Yesterday, California Governor Brown took another step down the road of long-term climate change regulation. Along with 11 other signatories, he signed a first-of-its-kind agreement with leaders from other international states and provinces. This action can be seen as an opening salvo by “subnational” leaders and a prelude to where they would like to see the U.N. talks in Paris later this year trend—to local action and commitments. Each entity committed to either reduce greenhouse gas (GHG) emissions to 80 to 95 percent below 1990 levels by 2050 or achieve a per capita annual emission target of less than 2 metric tons by 2050.

Thanks to Governor Schwarzenegger’s 2005 Executive Order S-3-05, California already had a stated GHG reduction goal of 80% below 1990 state GHG emission levels. In a similar decree, Governor Brown last month issued Executive Order B-30-15 establishing interim milestones to achieve on the way to the 2050 goal. The interim reductions are pegged to 40% reduction from 1990 levels by 2030.

This agreement comes as California’s landmark climate change mitigation law AB 32 is two-thirds into its life span. Depending on your perspective, it is either winding down or ramping up to the 2020 goal, which is now only 4 1/2 years away. Currently, there are several bills pending in the California Legislature that would extend the GHG reduction mandate past 2020.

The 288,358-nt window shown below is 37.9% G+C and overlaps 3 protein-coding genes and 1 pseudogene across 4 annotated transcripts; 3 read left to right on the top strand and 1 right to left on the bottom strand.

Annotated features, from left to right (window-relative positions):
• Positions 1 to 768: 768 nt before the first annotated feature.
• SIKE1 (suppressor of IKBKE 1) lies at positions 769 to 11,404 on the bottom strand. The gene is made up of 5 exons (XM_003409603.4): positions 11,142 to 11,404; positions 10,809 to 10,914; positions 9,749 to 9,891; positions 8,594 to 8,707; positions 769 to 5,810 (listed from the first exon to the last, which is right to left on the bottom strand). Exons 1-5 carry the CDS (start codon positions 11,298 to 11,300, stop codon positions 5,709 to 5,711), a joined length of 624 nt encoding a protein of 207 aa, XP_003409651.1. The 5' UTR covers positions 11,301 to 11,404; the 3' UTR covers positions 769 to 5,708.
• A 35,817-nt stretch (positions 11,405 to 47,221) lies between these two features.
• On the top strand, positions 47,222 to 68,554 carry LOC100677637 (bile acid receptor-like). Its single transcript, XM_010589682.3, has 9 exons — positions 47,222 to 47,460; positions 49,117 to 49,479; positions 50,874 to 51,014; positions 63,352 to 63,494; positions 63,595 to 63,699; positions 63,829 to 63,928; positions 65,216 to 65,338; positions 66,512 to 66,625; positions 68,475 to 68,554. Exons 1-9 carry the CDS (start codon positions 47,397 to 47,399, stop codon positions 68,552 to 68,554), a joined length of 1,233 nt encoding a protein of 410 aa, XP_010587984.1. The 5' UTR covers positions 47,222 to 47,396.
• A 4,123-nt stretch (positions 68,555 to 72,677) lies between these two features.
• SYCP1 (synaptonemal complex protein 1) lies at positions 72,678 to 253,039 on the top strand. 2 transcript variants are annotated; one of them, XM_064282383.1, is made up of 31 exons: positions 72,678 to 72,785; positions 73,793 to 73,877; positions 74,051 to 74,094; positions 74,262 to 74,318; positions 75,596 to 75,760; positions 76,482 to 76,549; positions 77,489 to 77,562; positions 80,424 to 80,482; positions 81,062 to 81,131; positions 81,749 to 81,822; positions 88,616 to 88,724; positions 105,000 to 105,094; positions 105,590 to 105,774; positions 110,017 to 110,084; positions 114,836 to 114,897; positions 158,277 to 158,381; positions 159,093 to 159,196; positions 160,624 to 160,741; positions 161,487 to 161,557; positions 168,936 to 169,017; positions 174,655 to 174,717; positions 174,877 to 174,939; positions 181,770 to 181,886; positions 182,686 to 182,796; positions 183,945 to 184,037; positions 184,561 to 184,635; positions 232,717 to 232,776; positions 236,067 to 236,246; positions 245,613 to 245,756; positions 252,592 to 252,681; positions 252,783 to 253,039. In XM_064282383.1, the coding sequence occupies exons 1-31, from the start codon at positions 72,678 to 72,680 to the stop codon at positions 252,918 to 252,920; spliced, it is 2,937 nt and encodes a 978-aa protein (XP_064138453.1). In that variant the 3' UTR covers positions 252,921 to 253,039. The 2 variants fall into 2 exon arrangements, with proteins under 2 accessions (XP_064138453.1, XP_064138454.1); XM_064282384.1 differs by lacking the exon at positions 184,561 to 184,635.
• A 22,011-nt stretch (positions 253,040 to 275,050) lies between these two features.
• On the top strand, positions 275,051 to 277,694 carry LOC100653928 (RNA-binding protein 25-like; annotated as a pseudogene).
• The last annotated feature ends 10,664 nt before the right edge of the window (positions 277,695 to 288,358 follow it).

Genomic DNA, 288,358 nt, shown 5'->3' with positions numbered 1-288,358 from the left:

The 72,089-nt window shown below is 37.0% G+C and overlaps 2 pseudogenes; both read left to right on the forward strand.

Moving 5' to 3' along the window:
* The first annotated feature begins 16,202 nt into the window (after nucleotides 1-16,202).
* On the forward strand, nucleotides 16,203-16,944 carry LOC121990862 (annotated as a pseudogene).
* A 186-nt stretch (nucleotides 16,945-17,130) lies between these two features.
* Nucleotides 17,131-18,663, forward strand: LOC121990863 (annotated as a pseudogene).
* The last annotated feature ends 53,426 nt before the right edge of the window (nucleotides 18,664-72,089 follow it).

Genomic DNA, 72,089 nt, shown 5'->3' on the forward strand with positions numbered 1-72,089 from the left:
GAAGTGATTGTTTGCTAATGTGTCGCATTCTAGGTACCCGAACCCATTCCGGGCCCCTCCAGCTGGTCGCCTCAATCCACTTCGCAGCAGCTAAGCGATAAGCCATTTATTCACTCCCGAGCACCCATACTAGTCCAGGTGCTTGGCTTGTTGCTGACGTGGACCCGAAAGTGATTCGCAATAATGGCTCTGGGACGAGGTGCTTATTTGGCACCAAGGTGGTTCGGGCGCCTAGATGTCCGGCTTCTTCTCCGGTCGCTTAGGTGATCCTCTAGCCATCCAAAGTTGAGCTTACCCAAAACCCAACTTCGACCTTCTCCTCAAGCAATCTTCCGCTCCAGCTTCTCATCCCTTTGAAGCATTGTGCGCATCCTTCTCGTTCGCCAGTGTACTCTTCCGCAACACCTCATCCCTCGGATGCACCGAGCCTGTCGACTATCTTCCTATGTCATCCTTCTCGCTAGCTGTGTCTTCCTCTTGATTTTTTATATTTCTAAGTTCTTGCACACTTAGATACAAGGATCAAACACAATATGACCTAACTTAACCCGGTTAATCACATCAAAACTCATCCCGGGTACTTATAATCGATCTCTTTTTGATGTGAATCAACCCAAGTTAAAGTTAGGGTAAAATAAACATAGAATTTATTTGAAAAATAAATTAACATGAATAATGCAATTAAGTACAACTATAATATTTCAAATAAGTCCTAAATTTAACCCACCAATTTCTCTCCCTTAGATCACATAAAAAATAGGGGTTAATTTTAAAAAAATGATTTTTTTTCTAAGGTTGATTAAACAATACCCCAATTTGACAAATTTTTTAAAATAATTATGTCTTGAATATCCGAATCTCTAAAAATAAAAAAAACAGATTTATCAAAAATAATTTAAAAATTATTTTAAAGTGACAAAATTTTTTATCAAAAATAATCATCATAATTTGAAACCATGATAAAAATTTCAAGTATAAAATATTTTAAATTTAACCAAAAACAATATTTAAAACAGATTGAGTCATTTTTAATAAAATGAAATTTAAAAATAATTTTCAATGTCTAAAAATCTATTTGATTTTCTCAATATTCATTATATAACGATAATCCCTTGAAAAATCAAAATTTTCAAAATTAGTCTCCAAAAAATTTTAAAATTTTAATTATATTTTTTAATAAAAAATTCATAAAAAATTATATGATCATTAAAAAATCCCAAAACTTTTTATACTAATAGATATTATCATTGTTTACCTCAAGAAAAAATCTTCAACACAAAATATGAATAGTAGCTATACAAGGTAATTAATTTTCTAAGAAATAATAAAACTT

The 12 founding signatories to the agreement include seven countries, in both advanced and developing economies, on three continents. In his press release, Governor Brown hinted that others were interested and may sign on soon. Along with California, the following jurisdictions signed the “Under 2 MOU”:

  • Acre, Brazil
  • Baden-Württemberg, Germany
  • Baja California, Mexico
  • Catalonia, Spain
  • Jalisco, Mexico
  • Ontario, Canada
  • British Columbia, Canada
  • Oregon, USA
  • Vermont, USA
  • Washington, USA
  • Wales, UK

The targets within today’s agreement allow each individual government to tailor emission reduction plans to fit the individual regional needs. But it also seeks to enhance cooperation in achieving the goals through a range of activities, including:

  • Developing midterm targets needed to support long-term reduction goals;
  • Sharing technology, scientific research and best practices to promote energy efficiency and renewable energy;
  • Collaborating to expand the use of zero-emission vehicles;
  • Taking steps to ensure consistent monitoring and reporting of GHG emissions;
  • Improving air quality by reducing short-lived climate pollutants such as black carbon and methane; and
  • Assessing the projected impacts of climate change on communities.

The California Air Resources Board has already committed to revising the foundational policy road map—the AB 32 Scoping Plan—in 2016. It is anticipated that the Cap and Trade regulation will be reopened to address post-2020 targets in the 2017-18 time frame.